When an underground storage tank system is temporarily closed, owners and operators must continue operation and maintenance of corrosion protection and any release detection.  However, release detection is not required as long as the underground storage tank system is empty. The underground storage tank system is empty when all materials have been removed using commonly employed practices so that no more than two and five-tenths centimeters [1 inch] of residue, or three-tenths of one percent by weight of the total capacity of the underground storage tank system, remain in the system.

When an underground storage tank system is temporarily closed for three months or more, owners and operators must also comply with the following requirements:
  • Leave vent lines open and functioning; and
  • Cap and secure all other lines, pumps, manways, and ancillary equipment.
When an underground storage tank system is temporarily closed for more than twelve months, owners and operators must permanently close the underground storage tank system if it does not meet either performance standards in section 33-24-08-10 for new underground storage tank systems or the upgrading requirements in section 33-24-08-11, except that the spill and overfill equipment requirements do not have to be met. Owners and operators must permanently close the substandard underground storage tank systems at the end of this twelve-month period, unless the department provides an extension of the twelve-month temporary closure period. Owners and operators must complete a site assessment before such an extension can be applied for.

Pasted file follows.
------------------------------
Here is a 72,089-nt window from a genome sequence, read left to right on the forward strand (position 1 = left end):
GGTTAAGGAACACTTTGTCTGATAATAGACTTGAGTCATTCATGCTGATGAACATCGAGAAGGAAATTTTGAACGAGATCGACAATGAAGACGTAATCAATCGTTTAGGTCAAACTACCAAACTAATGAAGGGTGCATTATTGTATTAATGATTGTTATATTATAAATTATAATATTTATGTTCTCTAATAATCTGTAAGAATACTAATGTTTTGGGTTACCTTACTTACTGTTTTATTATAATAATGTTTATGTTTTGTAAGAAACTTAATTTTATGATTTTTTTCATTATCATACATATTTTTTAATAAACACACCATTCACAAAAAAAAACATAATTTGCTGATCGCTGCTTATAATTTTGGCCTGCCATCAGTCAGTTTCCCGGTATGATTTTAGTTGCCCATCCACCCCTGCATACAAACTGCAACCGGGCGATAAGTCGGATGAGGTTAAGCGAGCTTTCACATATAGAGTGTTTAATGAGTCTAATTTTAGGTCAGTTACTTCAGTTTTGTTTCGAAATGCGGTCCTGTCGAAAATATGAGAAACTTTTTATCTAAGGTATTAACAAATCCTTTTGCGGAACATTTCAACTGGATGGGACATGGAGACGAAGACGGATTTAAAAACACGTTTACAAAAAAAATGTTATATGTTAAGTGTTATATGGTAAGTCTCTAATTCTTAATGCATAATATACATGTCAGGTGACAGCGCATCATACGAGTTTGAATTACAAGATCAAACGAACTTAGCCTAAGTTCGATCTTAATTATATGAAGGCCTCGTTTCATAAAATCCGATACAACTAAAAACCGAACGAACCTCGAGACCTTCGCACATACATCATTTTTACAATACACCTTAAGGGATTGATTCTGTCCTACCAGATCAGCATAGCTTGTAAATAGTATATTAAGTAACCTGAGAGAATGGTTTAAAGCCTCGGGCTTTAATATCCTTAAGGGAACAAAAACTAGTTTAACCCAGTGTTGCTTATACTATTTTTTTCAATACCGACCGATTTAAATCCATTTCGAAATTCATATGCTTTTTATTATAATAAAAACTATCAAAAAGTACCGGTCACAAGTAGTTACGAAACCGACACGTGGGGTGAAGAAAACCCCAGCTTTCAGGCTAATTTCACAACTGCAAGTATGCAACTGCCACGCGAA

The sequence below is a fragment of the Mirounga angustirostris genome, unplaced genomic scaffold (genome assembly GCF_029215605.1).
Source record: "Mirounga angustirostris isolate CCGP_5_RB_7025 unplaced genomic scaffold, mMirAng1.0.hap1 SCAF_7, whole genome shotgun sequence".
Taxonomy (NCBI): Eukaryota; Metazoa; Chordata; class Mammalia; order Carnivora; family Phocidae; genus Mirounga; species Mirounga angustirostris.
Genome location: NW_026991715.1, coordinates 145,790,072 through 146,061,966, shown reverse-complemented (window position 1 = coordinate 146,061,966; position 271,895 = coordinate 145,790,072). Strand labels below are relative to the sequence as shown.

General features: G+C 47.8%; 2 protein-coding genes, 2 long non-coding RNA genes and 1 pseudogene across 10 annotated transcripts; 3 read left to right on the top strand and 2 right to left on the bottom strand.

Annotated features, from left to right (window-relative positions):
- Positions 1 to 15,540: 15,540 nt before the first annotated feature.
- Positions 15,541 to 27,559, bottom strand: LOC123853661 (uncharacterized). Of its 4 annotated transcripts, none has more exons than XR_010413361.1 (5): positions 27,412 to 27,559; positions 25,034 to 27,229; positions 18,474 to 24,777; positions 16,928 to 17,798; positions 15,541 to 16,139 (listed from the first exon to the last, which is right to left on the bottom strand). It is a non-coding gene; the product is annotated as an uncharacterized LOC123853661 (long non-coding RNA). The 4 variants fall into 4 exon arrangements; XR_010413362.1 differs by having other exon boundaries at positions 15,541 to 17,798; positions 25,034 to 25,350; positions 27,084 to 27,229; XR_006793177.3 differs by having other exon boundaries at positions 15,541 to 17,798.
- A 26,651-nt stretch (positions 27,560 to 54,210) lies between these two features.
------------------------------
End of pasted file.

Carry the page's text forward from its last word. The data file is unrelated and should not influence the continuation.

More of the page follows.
Permanent Closure
  1. At least thirty days before beginning either permanent closure or a change in service, or within another reasonable time period determined by the department, owners and operators must notify the department of their intent to permanently close or make the change in service, unless such action is in response to corrective action. The required assessment of the excavation zone under section 33-24-08-62 must be performed after notifying the department but before completion of the permanent closure or a change in service.
  2. To permanently close a tank, owners and operators must empty and clean it by removing all liquids and accumulated sludges. All tanks taken out of service permanently must also be either removed from the ground or filled with an inert solid material.
  3. Continued use of an underground storage tank system to store a nonregulated substance is considered a change in service. Before a change in service, owners and operators must empty and clean the tank by removing all liquid and accumulated sludge and conduct a site assessment.